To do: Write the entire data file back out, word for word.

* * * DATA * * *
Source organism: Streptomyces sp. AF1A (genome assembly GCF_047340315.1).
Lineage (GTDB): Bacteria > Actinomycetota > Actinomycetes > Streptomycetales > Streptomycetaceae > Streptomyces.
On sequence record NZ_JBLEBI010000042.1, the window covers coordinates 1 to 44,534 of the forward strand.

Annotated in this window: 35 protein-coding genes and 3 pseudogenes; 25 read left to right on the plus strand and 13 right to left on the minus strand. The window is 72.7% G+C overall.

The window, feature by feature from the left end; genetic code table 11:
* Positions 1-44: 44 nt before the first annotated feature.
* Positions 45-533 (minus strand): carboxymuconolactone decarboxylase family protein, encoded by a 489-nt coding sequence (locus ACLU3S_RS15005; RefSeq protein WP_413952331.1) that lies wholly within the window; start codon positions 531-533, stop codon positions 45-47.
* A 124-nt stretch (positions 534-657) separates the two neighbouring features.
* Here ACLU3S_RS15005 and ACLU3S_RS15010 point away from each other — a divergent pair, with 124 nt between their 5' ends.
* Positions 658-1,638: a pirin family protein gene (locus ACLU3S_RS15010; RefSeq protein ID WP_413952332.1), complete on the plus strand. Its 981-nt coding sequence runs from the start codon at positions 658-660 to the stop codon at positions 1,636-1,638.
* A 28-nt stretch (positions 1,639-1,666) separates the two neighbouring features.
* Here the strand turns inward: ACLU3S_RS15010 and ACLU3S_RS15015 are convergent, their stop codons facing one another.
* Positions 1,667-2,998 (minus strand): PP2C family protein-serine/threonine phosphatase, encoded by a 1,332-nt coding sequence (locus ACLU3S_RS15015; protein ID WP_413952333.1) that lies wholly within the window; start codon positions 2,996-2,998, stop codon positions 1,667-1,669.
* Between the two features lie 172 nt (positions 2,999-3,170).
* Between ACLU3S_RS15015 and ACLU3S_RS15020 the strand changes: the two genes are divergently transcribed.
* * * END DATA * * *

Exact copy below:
Source organism: Streptomyces sp. AF1A (genome assembly GCF_047340315.1).
Lineage (GTDB): Bacteria > Actinomycetota > Actinomycetes > Streptomycetales > Streptomycetaceae > Streptomyces.
On sequence record NZ_JBLEBI010000042.1, the window covers coordinates 1 to 44,534 of the forward strand.

Annotated in this window: 35 protein-coding genes and 3 pseudogenes; 25 read left to right on the plus strand and 13 right to left on the minus strand. The window is 72.7% G+C overall.

The window, feature by feature from the left end; genetic code table 11:
* Positions 1-44: 44 nt before the first annotated feature.
* Positions 45-533 (minus strand): carboxymuconolactone decarboxylase family protein, encoded by a 489-nt coding sequence (locus ACLU3S_RS15005; RefSeq protein WP_413952331.1) that lies wholly within the window; start codon positions 531-533, stop codon positions 45-47.
* A 124-nt stretch (positions 534-657) separates the two neighbouring features.
* Here ACLU3S_RS15005 and ACLU3S_RS15010 point away from each other — a divergent pair, with 124 nt between their 5' ends.
* Positions 658-1,638: a pirin family protein gene (locus ACLU3S_RS15010; RefSeq protein ID WP_413952332.1), complete on the plus strand. Its 981-nt coding sequence runs from the start codon at positions 658-660 to the stop codon at positions 1,636-1,638.
* A 28-nt stretch (positions 1,639-1,666) separates the two neighbouring features.
* Here the strand turns inward: ACLU3S_RS15010 and ACLU3S_RS15015 are convergent, their stop codons facing one another.
* Positions 1,667-2,998 (minus strand): PP2C family protein-serine/threonine phosphatase, encoded by a 1,332-nt coding sequence (locus ACLU3S_RS15015; protein ID WP_413952333.1) that lies wholly within the window; start codon positions 2,996-2,998, stop codon positions 1,667-1,669.
* Between the two features lie 172 nt (positions 2,999-3,170).
* Between ACLU3S_RS15015 and ACLU3S_RS15020 the strand changes: the two genes are divergently transcribed.